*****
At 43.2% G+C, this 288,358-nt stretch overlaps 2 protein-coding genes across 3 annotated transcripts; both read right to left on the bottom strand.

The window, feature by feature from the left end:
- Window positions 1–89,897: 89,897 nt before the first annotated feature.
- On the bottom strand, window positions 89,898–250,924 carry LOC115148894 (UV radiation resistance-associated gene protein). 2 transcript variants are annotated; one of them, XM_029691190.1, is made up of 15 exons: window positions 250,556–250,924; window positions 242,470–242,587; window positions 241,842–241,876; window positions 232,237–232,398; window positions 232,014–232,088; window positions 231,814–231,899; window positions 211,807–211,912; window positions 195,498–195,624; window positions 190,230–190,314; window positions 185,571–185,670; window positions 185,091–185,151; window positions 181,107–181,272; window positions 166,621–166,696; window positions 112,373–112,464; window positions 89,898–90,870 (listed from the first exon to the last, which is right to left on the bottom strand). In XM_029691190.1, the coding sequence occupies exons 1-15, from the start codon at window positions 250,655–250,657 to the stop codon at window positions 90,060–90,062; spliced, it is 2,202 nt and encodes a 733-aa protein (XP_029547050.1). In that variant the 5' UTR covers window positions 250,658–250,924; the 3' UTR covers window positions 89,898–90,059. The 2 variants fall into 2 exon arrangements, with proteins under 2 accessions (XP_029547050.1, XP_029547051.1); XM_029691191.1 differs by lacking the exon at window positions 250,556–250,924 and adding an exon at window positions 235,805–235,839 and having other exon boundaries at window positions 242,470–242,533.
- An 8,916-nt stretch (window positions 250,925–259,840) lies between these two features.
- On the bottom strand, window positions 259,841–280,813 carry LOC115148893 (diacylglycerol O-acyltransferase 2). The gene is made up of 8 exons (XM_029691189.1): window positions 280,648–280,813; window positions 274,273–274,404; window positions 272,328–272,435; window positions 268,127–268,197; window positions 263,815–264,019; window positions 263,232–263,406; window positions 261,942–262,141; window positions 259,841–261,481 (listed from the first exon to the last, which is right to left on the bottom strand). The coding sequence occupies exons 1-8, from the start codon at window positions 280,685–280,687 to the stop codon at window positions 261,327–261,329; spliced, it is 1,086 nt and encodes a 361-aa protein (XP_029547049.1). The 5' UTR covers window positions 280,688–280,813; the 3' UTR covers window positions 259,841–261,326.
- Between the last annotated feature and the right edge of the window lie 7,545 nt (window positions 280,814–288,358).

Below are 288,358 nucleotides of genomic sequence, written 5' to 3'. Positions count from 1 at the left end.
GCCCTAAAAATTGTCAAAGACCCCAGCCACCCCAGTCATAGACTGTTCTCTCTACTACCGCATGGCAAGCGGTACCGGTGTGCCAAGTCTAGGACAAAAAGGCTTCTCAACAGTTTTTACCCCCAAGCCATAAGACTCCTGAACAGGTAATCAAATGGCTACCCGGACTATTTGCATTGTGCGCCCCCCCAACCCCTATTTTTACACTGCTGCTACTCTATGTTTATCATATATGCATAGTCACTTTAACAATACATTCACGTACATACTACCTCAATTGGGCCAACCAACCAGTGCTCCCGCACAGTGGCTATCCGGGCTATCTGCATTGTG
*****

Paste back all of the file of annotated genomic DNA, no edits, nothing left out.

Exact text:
At 43.2% G+C, this 288,358-nt stretch overlaps 2 protein-coding genes across 3 annotated transcripts; both read right to left on the bottom strand.

The window, feature by feature from the left end:
- Window positions 1–89,897: 89,897 nt before the first annotated feature.
- On the bottom strand, window positions 89,898–250,924 carry LOC115148894 (UV radiation resistance-associated gene protein). 2 transcript variants are annotated; one of them, XM_029691190.1, is made up of 15 exons: window positions 250,556–250,924; window positions 242,470–242,587; window positions 241,842–241,876; window positions 232,237–232,398; window positions 232,014–232,088; window positions 231,814–231,899; window positions 211,807–211,912; window positions 195,498–195,624; window positions 190,230–190,314; window positions 185,571–185,670; window positions 185,091–185,151; window positions 181,107–181,272; window positions 166,621–166,696; window positions 112,373–112,464; window positions 89,898–90,870 (listed from the first exon to the last, which is right to left on the bottom strand). In XM_029691190.1, the coding sequence occupies exons 1-15, from the start codon at window positions 250,655–250,657 to the stop codon at window positions 90,060–90,062; spliced, it is 2,202 nt and encodes a 733-aa protein (XP_029547050.1). In that variant the 5' UTR covers window positions 250,658–250,924; the 3' UTR covers window positions 89,898–90,059. The 2 variants fall into 2 exon arrangements, with proteins under 2 accessions (XP_029547050.1, XP_029547051.1); XM_029691191.1 differs by lacking the exon at window positions 250,556–250,924 and adding an exon at window positions 235,805–235,839 and having other exon boundaries at window positions 242,470–242,533.
- An 8,916-nt stretch (window positions 250,925–259,840) lies between these two features.
- On the bottom strand, window positions 259,841–280,813 carry LOC115148893 (diacylglycerol O-acyltransferase 2). The gene is made up of 8 exons (XM_029691189.1): window positions 280,648–280,813; window positions 274,273–274,404; window positions 272,328–272,435; window positions 268,127–268,197; window positions 263,815–264,019; window positions 263,232–263,406; window positions 261,942–262,141; window positions 259,841–261,481 (listed from the first exon to the last, which is right to left on the bottom strand). The coding sequence occupies exons 1-8, from the start codon at window positions 280,685–280,687 to the stop codon at window positions 261,327–261,329; spliced, it is 1,086 nt and encodes a 361-aa protein (XP_029547049.1). The 5' UTR covers window positions 280,688–280,813; the 3' UTR covers window positions 259,841–261,326.
- Between the last annotated feature and the right edge of the window lie 7,545 nt (window positions 280,814–288,358).

Below are 288,358 nucleotides of genomic sequence, written 5' to 3'. Positions count from 1 at the left end.
GCCCTAAAAATTGTCAAAGACCCCAGCCACCCCAGTCATAGACTGTTCTCTCTACTACCGCATGGCAAGCGGTACCGGTGTGCCAAGTCTAGGACAAAAAGGCTTCTCAACAGTTTTTACCCCCAAGCCATAAGACTCCTGAACAGGTAATCAAATGGCTACCCGGACTATTTGCATTGTGCGCCCCCCCAACCCCTATTTTTACACTGCTGCTACTCTATGTTTATCATATATGCATAGTCACTTTAACAATACATTCACGTACATACTACCTCAATTGGGCCAACCAACCAGTGCTCCCGCACAGTGGCTATCCGGGCTATCTGCATTGTG